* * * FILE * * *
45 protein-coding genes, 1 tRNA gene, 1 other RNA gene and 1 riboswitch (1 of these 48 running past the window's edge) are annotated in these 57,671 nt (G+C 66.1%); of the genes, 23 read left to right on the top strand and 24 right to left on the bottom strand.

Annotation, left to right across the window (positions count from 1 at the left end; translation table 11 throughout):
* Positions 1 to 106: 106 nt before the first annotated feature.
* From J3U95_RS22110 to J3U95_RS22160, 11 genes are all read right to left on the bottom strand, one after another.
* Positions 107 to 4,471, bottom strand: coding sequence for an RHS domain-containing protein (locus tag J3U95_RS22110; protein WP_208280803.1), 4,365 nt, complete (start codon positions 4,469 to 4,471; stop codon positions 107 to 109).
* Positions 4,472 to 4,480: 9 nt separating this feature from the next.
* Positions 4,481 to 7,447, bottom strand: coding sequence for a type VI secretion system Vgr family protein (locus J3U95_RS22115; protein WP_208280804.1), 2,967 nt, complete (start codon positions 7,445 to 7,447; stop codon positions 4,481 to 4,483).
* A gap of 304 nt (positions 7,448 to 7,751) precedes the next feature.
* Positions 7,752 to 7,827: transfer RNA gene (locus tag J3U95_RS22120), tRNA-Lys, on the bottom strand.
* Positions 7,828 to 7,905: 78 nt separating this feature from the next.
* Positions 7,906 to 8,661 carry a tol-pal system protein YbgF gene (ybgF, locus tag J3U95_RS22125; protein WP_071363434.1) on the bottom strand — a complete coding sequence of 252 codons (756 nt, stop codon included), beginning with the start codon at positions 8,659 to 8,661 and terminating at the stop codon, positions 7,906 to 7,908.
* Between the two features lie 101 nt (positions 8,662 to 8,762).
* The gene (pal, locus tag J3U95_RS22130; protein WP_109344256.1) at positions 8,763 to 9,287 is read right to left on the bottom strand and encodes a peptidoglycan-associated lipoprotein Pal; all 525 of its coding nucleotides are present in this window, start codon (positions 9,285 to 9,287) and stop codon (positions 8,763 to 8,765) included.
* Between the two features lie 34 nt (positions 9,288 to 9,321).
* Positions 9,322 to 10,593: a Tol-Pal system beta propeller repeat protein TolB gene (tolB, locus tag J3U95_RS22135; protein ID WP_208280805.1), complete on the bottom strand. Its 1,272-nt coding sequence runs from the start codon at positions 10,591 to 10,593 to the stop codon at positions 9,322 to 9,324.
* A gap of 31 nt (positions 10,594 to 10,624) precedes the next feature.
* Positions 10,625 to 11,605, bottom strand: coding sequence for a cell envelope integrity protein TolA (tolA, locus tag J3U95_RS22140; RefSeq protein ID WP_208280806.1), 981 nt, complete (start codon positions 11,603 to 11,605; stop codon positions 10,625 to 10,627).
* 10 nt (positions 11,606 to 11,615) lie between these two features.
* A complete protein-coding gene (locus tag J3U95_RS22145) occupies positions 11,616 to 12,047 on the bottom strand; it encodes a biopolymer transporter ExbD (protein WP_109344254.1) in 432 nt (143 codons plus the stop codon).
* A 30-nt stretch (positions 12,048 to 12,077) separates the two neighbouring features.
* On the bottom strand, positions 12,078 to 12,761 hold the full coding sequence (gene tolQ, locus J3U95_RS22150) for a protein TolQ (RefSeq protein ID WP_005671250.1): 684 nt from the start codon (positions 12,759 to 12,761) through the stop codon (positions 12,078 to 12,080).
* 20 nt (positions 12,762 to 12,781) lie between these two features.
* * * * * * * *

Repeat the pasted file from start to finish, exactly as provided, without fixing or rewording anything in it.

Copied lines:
45 protein-coding genes, 1 tRNA gene, 1 other RNA gene and 1 riboswitch (1 of these 48 running past the window's edge) are annotated in these 57,671 nt (G+C 66.1%); of the genes, 23 read left to right on the top strand and 24 right to left on the bottom strand.

Annotation, left to right across the window (positions count from 1 at the left end; translation table 11 throughout):
* Positions 1 to 106: 106 nt before the first annotated feature.
* From J3U95_RS22110 to J3U95_RS22160, 11 genes are all read right to left on the bottom strand, one after another.
* Positions 107 to 4,471, bottom strand: coding sequence for an RHS domain-containing protein (locus tag J3U95_RS22110; protein WP_208280803.1), 4,365 nt, complete (start codon positions 4,469 to 4,471; stop codon positions 107 to 109).
* Positions 4,472 to 4,480: 9 nt separating this feature from the next.
* Positions 4,481 to 7,447, bottom strand: coding sequence for a type VI secretion system Vgr family protein (locus J3U95_RS22115; protein WP_208280804.1), 2,967 nt, complete (start codon positions 7,445 to 7,447; stop codon positions 4,481 to 4,483).
* A gap of 304 nt (positions 7,448 to 7,751) precedes the next feature.
* Positions 7,752 to 7,827: transfer RNA gene (locus tag J3U95_RS22120), tRNA-Lys, on the bottom strand.
* Positions 7,828 to 7,905: 78 nt separating this feature from the next.
* Positions 7,906 to 8,661 carry a tol-pal system protein YbgF gene (ybgF, locus tag J3U95_RS22125; protein WP_071363434.1) on the bottom strand — a complete coding sequence of 252 codons (756 nt, stop codon included), beginning with the start codon at positions 8,659 to 8,661 and terminating at the stop codon, positions 7,906 to 7,908.
* Between the two features lie 101 nt (positions 8,662 to 8,762).
* The gene (pal, locus tag J3U95_RS22130; protein WP_109344256.1) at positions 8,763 to 9,287 is read right to left on the bottom strand and encodes a peptidoglycan-associated lipoprotein Pal; all 525 of its coding nucleotides are present in this window, start codon (positions 9,285 to 9,287) and stop codon (positions 8,763 to 8,765) included.
* Between the two features lie 34 nt (positions 9,288 to 9,321).
* Positions 9,322 to 10,593: a Tol-Pal system beta propeller repeat protein TolB gene (tolB, locus tag J3U95_RS22135; protein ID WP_208280805.1), complete on the bottom strand. Its 1,272-nt coding sequence runs from the start codon at positions 10,591 to 10,593 to the stop codon at positions 9,322 to 9,324.
* A gap of 31 nt (positions 10,594 to 10,624) precedes the next feature.
* Positions 10,625 to 11,605, bottom strand: coding sequence for a cell envelope integrity protein TolA (tolA, locus tag J3U95_RS22140; RefSeq protein ID WP_208280806.1), 981 nt, complete (start codon positions 11,603 to 11,605; stop codon positions 10,625 to 10,627).
* 10 nt (positions 11,606 to 11,615) lie between these two features.
* A complete protein-coding gene (locus tag J3U95_RS22145) occupies positions 11,616 to 12,047 on the bottom strand; it encodes a biopolymer transporter ExbD (protein WP_109344254.1) in 432 nt (143 codons plus the stop codon).
* A 30-nt stretch (positions 12,048 to 12,077) separates the two neighbouring features.
* On the bottom strand, positions 12,078 to 12,761 hold the full coding sequence (gene tolQ, locus J3U95_RS22150) for a protein TolQ (RefSeq protein ID WP_005671250.1): 684 nt from the start codon (positions 12,759 to 12,761) through the stop codon (positions 12,078 to 12,080).
* 20 nt (positions 12,762 to 12,781) lie between these two features.